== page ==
I've posted an article on Reno's article over at Philosophia Perennis under the title "Theology's Captivity to Continental Philosophy" (12/29/06).
Update 1/3/07 -- R.R. Reno responds:
Many thanks for contacting me and directing my attention to the discussion of Continental Captivity.
As I step back and think about the many discussions I have had since the article appeared, one thought (or perhaps cluster of thoughts) keeps coming back to me. The decisive figure in modern European intellectual life was Hegel. He saw that the “picture” of human existence provided by Christian teaching needed to be superseded by the “concept” of human existence provided by theology. To do so, theology takes a subordinate place within the overarching competence of modern intellectual life, as the final section of the Phenomenology clearly (and with remarkable contemporary relevance) shows. Or as my article says, with Hegel, born of an elite culture that could not longer affirm the ultimacy of Christian teaching, European philosophy reverts to the original, theological form of Hellenistic philosophy: theology and cure of the soul. Hegel was a conservative. He wanted to preserve the phenomenological core of the Christian worldview. Others were more radical. But what makes Continental philosophy distinctive is its collective “hermeneutical” agenda — it wishes to interpret us to ourselves. Again, this is a recovery of the ancient promise of philosophy — it will bring us to know ourselves, and in knowing ourselves, into participation with that which is lasting. Such a view of the vocation of philosophy cannot but collide with theology.
One of the folks commenting on your post wrongly portrays St. Augustine’s encounter of Cicero’s Hortensius as a step forward on the journey to God. In Book Eight, St. Augustine reports that it was Ponticianus’ story of the power of St. Antony’s biography that brought him to the painful fulfillment of the Socratic imperative: know thyself. “You took me up from behind my own back where I had placed myself because I did not wish to observe myself,” Augustine writes of the visit by Ponticianus, “and you see me before my face so that I could see how vile I was, how twisted and filthy, covered in sores and ulcers.” In this state of self-knowledge, St. Augustine reports that his enthusiasm for philosophy born in his youthful reading of Cicero bore no spiritual fruits — it only shifted his self-love from material indulgence to the labyrinths of an intellectualized self-conceit. Thus he observes in Book Six how astounded he was to discover that what he had imagined a momentous new beginning as a nineteen year old was, in fact, a long detour of delays and self-deceptions.
Compare the failure of philosophy to cure his soul with Book Nine. There, the ideals of classical philosophy are portrayed as realized and fulfilled through his recitations of the Psalm. The Psalms are the language of transformative self-knowledge. By reciting the Psalms, Augustine writes, “I was expressing the most intimate feelings of my mind with myself and to myself.”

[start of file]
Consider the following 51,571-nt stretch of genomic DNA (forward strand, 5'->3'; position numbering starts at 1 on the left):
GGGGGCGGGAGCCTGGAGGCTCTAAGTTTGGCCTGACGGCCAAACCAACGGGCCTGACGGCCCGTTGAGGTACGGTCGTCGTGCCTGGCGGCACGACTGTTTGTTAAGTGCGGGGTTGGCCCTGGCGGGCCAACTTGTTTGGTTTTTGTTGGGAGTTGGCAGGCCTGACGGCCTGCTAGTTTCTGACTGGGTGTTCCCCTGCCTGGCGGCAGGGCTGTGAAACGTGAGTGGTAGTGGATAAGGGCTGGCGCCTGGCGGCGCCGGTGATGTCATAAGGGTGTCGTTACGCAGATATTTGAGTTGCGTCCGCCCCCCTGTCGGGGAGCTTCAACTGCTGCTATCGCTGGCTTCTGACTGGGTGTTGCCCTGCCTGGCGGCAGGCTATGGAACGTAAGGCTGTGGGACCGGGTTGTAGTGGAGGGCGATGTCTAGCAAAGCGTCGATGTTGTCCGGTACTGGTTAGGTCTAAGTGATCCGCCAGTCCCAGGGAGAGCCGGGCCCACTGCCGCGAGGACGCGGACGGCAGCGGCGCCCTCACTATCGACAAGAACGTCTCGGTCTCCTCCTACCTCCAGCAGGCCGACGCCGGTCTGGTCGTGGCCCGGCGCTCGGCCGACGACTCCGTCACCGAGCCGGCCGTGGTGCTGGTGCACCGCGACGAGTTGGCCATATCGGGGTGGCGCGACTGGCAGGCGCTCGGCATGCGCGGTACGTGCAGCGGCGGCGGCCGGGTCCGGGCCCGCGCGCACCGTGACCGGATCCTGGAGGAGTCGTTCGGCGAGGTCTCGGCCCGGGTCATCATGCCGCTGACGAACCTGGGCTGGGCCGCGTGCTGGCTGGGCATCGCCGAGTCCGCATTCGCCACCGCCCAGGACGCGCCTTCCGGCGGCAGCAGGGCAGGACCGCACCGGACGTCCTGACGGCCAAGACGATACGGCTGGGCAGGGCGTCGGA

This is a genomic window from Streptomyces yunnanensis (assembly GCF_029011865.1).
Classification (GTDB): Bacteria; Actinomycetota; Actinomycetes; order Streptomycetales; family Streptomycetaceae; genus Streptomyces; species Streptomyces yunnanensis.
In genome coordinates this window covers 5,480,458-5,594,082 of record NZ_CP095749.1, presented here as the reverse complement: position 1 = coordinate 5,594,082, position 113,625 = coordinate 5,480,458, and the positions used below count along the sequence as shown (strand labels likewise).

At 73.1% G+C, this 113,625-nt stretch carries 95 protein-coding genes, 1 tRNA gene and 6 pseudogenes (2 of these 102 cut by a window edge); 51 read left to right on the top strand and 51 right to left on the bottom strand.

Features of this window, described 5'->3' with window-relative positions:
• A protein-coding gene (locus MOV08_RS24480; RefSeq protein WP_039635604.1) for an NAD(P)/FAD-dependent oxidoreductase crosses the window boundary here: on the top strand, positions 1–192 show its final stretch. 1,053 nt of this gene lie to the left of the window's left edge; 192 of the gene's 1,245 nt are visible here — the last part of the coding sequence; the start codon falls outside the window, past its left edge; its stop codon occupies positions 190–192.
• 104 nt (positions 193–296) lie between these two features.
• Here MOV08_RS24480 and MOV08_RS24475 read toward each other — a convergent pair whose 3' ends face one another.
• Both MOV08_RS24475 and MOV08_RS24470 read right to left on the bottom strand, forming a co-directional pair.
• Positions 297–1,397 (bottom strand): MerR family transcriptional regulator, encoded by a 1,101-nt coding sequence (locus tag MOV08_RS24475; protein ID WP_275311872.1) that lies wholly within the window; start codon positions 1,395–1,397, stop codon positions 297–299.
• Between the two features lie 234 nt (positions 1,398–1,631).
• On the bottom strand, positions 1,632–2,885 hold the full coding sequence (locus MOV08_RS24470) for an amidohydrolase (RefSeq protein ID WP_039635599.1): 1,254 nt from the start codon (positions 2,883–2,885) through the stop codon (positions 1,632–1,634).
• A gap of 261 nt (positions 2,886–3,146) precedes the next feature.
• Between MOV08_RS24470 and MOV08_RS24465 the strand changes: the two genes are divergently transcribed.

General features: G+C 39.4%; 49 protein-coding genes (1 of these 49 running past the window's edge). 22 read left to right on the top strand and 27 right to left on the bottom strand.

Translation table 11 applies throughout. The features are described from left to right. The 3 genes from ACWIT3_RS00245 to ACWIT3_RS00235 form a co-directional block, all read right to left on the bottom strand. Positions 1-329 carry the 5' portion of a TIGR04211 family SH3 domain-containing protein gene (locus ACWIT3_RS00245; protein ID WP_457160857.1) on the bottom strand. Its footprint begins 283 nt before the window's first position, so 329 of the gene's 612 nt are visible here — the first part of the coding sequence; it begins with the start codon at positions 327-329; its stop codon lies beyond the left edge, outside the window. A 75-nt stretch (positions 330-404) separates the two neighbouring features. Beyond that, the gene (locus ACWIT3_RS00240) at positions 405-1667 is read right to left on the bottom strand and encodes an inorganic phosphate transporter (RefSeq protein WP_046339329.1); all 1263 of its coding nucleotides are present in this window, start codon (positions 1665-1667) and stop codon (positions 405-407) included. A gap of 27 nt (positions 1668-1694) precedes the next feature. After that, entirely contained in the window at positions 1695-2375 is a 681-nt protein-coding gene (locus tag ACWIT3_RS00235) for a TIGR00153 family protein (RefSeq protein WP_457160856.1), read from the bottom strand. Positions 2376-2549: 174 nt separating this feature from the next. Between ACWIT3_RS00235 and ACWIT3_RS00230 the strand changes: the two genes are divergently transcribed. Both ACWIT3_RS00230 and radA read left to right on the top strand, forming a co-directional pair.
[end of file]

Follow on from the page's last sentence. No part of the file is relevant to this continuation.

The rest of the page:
One of the great achievements of medieval intellectual culture was its full use of the cognitive potential of classical philosophy within the spirit of the Augustinian critique of its failed promises of personal transformation. Medieval theology domesticated philosophy (handmaiden!), and in so doing, claimed to realize its true potential, both as a world-focused instrument for an ever more accurate picture of finite reality, and as a discipline of mind and spirit that prepared one for full reception of the gospel.
When I wrote the essay for First Things, I tried to provide an accurate assessment of how different modern philosophical traditions might relate to this medieval achievement. Perhaps I am mistaken. Surely a popular essay cannot do justice to the complexities of continental or analytic philosophies. But I would ask readers of my essay to read Hillary Putnam’s recent book, Ethics without Ontology. It is clearly a book in which an eminent analytic philosophy tries to take responsibility for the future of western culture, and it is highly critical of any possible role for theology in that future. Compare with Gianni Vattimo’s After Christianity. Putnam bases his analysis and recommendations on material, defeasible claims about the relationship between Christianity and scientific culture. Vattimo provides oracular, “hermeneutical” pronouncements about the career of Being. Putman argues against the role of theology in public life — Vattimo offers a post-Christian theology. As a teacher of theology and a person of scholastic leanings, I can use Putman’s objections to refine and develop an account of the relationship between theology and modern scientific culture. Vattimo offers an occasion to refine my knowledge of the logic of heresy. Both may be good exercises of the Christian intellect, but only the former holds out promise of renewing and deepening the tradition of Christian philosophy.